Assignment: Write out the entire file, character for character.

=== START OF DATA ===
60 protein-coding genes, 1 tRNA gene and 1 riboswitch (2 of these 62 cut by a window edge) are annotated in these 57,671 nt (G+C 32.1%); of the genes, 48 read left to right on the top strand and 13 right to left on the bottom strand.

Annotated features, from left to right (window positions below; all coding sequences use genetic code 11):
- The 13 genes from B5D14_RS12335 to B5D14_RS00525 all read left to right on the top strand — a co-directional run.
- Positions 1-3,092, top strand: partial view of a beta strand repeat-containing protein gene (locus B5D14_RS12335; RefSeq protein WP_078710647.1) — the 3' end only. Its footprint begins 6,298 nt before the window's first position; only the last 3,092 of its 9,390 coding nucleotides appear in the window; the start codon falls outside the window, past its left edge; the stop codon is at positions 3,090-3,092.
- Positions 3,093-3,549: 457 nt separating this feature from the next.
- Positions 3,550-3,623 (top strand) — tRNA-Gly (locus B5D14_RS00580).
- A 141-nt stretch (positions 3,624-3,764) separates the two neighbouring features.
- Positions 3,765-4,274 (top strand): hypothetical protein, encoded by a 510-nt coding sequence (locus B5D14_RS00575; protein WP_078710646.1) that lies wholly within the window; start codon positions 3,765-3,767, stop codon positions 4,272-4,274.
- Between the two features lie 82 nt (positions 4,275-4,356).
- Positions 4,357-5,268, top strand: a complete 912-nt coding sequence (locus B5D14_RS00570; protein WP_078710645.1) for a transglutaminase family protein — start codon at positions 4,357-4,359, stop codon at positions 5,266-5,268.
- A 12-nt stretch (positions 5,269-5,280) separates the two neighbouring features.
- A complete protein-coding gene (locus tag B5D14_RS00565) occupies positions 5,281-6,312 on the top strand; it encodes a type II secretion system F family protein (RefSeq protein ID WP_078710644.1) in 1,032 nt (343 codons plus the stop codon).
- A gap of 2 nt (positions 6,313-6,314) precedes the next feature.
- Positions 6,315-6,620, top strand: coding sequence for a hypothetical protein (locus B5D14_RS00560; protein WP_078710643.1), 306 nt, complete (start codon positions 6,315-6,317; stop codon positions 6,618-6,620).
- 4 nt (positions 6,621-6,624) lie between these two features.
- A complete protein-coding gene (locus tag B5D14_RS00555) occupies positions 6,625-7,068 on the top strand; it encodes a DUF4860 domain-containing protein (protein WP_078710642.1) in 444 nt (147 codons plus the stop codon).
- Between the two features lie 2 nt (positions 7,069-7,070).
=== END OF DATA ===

60 protein-coding genes, 1 tRNA gene and 1 riboswitch (2 of these 62 cut by a window edge) are annotated in these 57,671 nt (G+C 32.1%); of the genes, 48 read left to right on the top strand and 13 right to left on the bottom strand.

Annotated features, from left to right (window positions below; all coding sequences use genetic code 11):
- The 13 genes from B5D14_RS12335 to B5D14_RS00525 all read left to right on the top strand — a co-directional run.
- Positions 1-3,092, top strand: partial view of a beta strand repeat-containing protein gene (locus B5D14_RS12335; RefSeq protein WP_078710647.1) — the 3' end only. Its footprint begins 6,298 nt before the window's first position; only the last 3,092 of its 9,390 coding nucleotides appear in the window; the start codon falls outside the window, past its left edge; the stop codon is at positions 3,090-3,092.
- Positions 3,093-3,549: 457 nt separating this feature from the next.
- Positions 3,550-3,623 (top strand) — tRNA-Gly (locus B5D14_RS00580).
- A 141-nt stretch (positions 3,624-3,764) separates the two neighbouring features.
- Positions 3,765-4,274 (top strand): hypothetical protein, encoded by a 510-nt coding sequence (locus B5D14_RS00575; protein WP_078710646.1) that lies wholly within the window; start codon positions 3,765-3,767, stop codon positions 4,272-4,274.
- Between the two features lie 82 nt (positions 4,275-4,356).
- Positions 4,357-5,268, top strand: a complete 912-nt coding sequence (locus B5D14_RS00570; protein WP_078710645.1) for a transglutaminase family protein — start codon at positions 4,357-4,359, stop codon at positions 5,266-5,268.
- A 12-nt stretch (positions 5,269-5,280) separates the two neighbouring features.
- A complete protein-coding gene (locus tag B5D14_RS00565) occupies positions 5,281-6,312 on the top strand; it encodes a type II secretion system F family protein (RefSeq protein ID WP_078710644.1) in 1,032 nt (343 codons plus the stop codon).
- A gap of 2 nt (positions 6,313-6,314) precedes the next feature.
- Positions 6,315-6,620, top strand: coding sequence for a hypothetical protein (locus B5D14_RS00560; protein WP_078710643.1), 306 nt, complete (start codon positions 6,315-6,317; stop codon positions 6,618-6,620).
- 4 nt (positions 6,621-6,624) lie between these two features.
- A complete protein-coding gene (locus tag B5D14_RS00555) occupies positions 6,625-7,068 on the top strand; it encodes a DUF4860 domain-containing protein (protein WP_078710642.1) in 444 nt (147 codons plus the stop codon).
- Between the two features lie 2 nt (positions 7,069-7,070).